These unwanted calls present disadvantages and opportunity to dealerships, according to Quinn. The disadvantage is that illicit programs make would-be purchasers of post-sale repair contracts wary of legitimate dealership warranty programs. But opportunity lies in developing a legitimate dealership program and educating consumers how to identify whether a post-sale service program comes from the dealership.
“Legitimate dealership programs do not spam consumers with robo calls that act like they’re coming from the dealership. These programs don’t call consumers at all,” Quinn says. “They communicate with customers via direct mail or email with a call-to-action for the consumer to act upon. Dealerships must inform consumers that when email or letters lack the dealer’s logo, signature and contact information, they came from a third party not connected to the dealership.”
Protect Your Reputation
Vanguard Dealer Services protects dealer reputations and provides opportunities to boost profits with vehicle service contracts that cover repair costs due to mechanical breakdowns after the vehicle warranty expires.
The 21-year-old firm offers multiple options for dealers to choose from; each offering customers an appropriate level of protection based on the mileage they drive and how long they plan to keep their vehicles. Vanguard programs provide comprehensive coverage, wrap coverage, high-mileage coverage, and more.
The company uses “A” rated insurance carriers, approved by lenders, for the provided coverage, Quinn says.
He adds, “We also help dealers build their own post-sale service contract program, train them in how it works, and help them inform consumers so they can [identify when the requests come from the dealership]. These programs are reputation protection.”
Vanguard Dealer Services facilitates the creation of all branded materials that are sent directly to customers then uses collected response data to ensure “we do not harass the customers ever,” he says.
The data is analyzed to customize each program. Then different mail and/or email campaigns are implemented, and customer responses are monitored. “Certain programs attract certain people,” he says. “For instance, when we change the car color on the mailer, we can see a spike in calls to the call center. Or maybe more calls come in after we tweak the message,” he says.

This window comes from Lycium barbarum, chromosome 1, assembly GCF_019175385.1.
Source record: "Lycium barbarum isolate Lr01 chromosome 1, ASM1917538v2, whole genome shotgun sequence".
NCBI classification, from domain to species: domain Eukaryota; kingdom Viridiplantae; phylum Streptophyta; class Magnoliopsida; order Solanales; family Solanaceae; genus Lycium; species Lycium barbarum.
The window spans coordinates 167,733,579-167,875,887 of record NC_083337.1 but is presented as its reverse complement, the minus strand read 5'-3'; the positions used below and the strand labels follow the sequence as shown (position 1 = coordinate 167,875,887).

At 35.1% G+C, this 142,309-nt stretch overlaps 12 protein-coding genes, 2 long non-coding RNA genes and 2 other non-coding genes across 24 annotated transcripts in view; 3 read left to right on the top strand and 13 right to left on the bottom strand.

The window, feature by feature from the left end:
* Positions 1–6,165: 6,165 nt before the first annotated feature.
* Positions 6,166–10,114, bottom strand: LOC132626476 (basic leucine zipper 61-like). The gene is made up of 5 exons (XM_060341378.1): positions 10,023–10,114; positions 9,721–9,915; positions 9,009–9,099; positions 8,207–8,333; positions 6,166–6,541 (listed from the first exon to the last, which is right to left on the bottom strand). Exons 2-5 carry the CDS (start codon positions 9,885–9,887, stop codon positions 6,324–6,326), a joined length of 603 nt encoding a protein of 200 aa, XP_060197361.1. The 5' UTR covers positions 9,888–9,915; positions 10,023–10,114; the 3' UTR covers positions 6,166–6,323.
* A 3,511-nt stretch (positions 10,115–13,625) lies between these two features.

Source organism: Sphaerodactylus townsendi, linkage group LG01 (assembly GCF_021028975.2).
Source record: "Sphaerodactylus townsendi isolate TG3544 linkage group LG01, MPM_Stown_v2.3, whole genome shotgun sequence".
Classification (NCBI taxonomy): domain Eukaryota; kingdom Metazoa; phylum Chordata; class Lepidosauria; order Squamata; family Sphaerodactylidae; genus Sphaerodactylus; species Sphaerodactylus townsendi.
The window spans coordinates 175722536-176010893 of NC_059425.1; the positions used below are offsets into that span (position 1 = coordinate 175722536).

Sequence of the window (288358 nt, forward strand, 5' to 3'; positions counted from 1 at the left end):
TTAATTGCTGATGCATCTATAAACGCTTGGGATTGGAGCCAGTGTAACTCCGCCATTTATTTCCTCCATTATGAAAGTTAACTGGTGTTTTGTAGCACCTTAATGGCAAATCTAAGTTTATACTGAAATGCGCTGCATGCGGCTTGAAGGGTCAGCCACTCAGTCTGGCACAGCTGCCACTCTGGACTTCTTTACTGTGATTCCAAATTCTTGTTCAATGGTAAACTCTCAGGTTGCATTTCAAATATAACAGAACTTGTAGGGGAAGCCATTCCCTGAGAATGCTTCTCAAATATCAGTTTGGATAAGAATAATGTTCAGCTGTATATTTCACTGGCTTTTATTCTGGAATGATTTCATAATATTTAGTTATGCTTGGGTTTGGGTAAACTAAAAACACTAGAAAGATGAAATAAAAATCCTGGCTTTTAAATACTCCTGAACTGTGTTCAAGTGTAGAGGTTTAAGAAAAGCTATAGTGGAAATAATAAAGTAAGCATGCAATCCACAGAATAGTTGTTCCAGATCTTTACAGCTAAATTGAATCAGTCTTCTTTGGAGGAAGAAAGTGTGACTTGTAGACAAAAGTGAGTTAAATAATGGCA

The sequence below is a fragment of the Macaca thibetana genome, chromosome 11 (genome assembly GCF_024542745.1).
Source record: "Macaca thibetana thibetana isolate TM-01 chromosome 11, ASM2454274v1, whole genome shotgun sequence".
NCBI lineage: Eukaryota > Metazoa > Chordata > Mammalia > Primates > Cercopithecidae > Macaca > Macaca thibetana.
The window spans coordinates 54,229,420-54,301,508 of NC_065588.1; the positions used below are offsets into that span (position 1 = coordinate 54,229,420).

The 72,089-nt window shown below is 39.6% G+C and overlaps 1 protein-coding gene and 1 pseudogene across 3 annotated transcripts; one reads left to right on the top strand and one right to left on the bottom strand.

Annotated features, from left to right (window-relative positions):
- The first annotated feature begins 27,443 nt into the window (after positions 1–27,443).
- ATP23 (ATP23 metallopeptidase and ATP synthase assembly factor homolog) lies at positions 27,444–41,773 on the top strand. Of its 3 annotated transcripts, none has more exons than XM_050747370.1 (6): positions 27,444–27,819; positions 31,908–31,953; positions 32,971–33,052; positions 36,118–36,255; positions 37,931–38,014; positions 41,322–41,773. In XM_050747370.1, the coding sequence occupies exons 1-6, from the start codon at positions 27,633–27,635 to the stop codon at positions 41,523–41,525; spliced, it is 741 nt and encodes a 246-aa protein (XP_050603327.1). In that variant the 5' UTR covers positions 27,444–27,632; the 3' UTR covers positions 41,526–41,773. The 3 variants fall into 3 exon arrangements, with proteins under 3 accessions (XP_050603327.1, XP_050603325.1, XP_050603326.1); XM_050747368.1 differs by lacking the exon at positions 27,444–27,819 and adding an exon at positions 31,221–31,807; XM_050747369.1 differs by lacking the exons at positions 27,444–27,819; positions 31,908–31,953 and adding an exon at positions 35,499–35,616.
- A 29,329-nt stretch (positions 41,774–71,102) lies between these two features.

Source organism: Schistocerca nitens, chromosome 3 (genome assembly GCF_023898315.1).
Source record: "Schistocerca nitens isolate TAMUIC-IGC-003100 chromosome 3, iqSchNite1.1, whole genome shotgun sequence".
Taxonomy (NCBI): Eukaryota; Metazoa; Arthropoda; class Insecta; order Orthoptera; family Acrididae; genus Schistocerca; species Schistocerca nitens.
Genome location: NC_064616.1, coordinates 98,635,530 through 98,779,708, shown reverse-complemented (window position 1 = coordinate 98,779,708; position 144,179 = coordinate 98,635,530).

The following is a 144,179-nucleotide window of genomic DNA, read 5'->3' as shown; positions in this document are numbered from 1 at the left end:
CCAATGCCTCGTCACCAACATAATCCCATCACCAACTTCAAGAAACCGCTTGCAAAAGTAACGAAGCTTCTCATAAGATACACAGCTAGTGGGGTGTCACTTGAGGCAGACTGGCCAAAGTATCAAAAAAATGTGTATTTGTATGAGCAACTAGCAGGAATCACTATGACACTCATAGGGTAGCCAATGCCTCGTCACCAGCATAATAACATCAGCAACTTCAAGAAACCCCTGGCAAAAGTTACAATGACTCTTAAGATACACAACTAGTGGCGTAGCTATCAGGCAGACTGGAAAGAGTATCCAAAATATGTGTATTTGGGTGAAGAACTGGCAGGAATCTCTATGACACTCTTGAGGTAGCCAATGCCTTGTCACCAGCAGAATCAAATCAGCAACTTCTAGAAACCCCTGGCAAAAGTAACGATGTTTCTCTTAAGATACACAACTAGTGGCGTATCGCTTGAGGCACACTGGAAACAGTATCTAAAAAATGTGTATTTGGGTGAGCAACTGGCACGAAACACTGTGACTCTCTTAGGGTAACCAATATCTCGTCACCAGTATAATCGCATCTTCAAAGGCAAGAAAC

The company also makes sure mailings go to customers as their factory warranty ends. For example, someone whose vehicle is reaching that three-year, 36,000-mile warranty would receive a mailer. “That is someone in the database that we would consider attractive and someone to market to for a service contract,” he says. “We reach out to them, we analyze what they respond to, and work to ensure future mailings capture their attention.”
Reap the Rewards
The best part about the post-sale vehicle service contract program, says Quinn, is that the dealer does not pay one penny for it. Vanguard partners with an automotive post-sale marketing company to oversee the entire program. “Dealers provide a mailing and email list, approve the artwork and provide a signature for mailings, then collect the checks,” he says. “It is a 100% revenue generator for the dealership.”
Later, when customers with post-sale service contracts come in, dealerships handle the three Cs: the complaint, the cause and the cure, just as they would with any other repair. The process also remains the same for customers. They bring in their vehicle, and it’s serviced.
“Customers will not see a difference between their factory warranty or their post-sale service contract work,” Quinn says.
Dealerships that contract with an outside firm to manage post-sale vehicle service warranties come out ahead of those that do not, Quinn adds.
“A post-sale contract brings customers back to the dealership for repairs. When paired with quality service, these customers return to the dealership when they need another car. By the time customers buy two or more vehicles from a dealership, they’ve also recommended the dealership to four or five others,” says Quinn. “Customer retention is tantamount to business success. An extended vehicle warranty or vehicle service contract provides one of the best ways to deliver that retention.”